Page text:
Living with 60+ Exotic Birds: A Day in the Life at Iowa Parrot Rescue

Nov 7, 2016

While Letts resident Mike Hutchison cherishes his role as a caretaker for more than 60 wild, exotic birds, he still wishes his job wasn't necessary.

"It's really, really a bad contradiction. The reality is that these birds are here; they are in captivity. Some want to be with people; some of them don't. None of them can be returned to the rainforest, they would die," Hutchison says. "They can't fly free. They can't eat natural foods. They can't find a mate and reproduce. They can't sleep in the jungle in the rain... I do the best I can, and I try to find people who can do the best they can with the birds, because they can't go home."

On this edition of Talk of Iowa, host Charity Nebbe visits the Iowa Parrot Rescue, which Hutchison founded about twenty years ago. They discuss what it takes to run a non-profit parrot rescue and the difficulties, as well as joys, of owning an exotic bird as a pet.

"The personality, the kind of connection they can make with you, the bond that a parrot can grow, it's different than what any other companion animal does," he says. "There's really a more intense personal connection that you can make with a parrot."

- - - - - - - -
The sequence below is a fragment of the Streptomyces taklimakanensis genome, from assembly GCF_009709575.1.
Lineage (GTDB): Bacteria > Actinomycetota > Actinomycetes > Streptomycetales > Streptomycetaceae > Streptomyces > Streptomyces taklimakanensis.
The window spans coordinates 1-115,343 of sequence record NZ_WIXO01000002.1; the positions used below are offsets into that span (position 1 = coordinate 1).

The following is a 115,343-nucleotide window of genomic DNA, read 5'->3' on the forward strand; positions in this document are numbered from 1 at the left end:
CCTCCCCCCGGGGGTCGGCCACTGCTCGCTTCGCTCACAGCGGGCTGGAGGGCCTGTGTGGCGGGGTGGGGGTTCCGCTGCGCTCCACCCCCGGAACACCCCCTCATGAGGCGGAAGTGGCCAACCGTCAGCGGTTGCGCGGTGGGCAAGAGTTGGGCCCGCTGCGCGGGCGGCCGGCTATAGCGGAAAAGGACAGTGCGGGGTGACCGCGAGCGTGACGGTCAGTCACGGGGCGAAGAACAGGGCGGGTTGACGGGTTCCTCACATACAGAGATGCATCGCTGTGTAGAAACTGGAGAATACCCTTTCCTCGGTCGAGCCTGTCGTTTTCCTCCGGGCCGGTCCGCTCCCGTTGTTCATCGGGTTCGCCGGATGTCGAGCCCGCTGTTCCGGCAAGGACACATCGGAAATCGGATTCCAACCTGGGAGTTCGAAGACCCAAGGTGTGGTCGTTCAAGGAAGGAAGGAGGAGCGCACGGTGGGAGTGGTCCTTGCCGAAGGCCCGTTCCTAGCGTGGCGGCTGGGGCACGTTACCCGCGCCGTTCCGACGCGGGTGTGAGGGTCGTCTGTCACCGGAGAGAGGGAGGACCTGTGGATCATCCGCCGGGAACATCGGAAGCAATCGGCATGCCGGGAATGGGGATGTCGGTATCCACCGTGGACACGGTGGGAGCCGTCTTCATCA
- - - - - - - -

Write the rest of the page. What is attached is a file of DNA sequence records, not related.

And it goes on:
In an effort to enrich the lives of the birds staying at his rescue, Hutchison plays guitar for the birds daily. He says the cockatoos have the best rhythm and the macaws are big fans of the blues. In this IPR video, you can see Tegan the cockatoo dancing.

"He likes Jimmy Buffet, he likes reggae, he likes anything Caribbean, which is funny because they're not Caribbean birds," Hutchison says.

You can find out more information about Iowa Parrot Rescue at their website and Facebook page.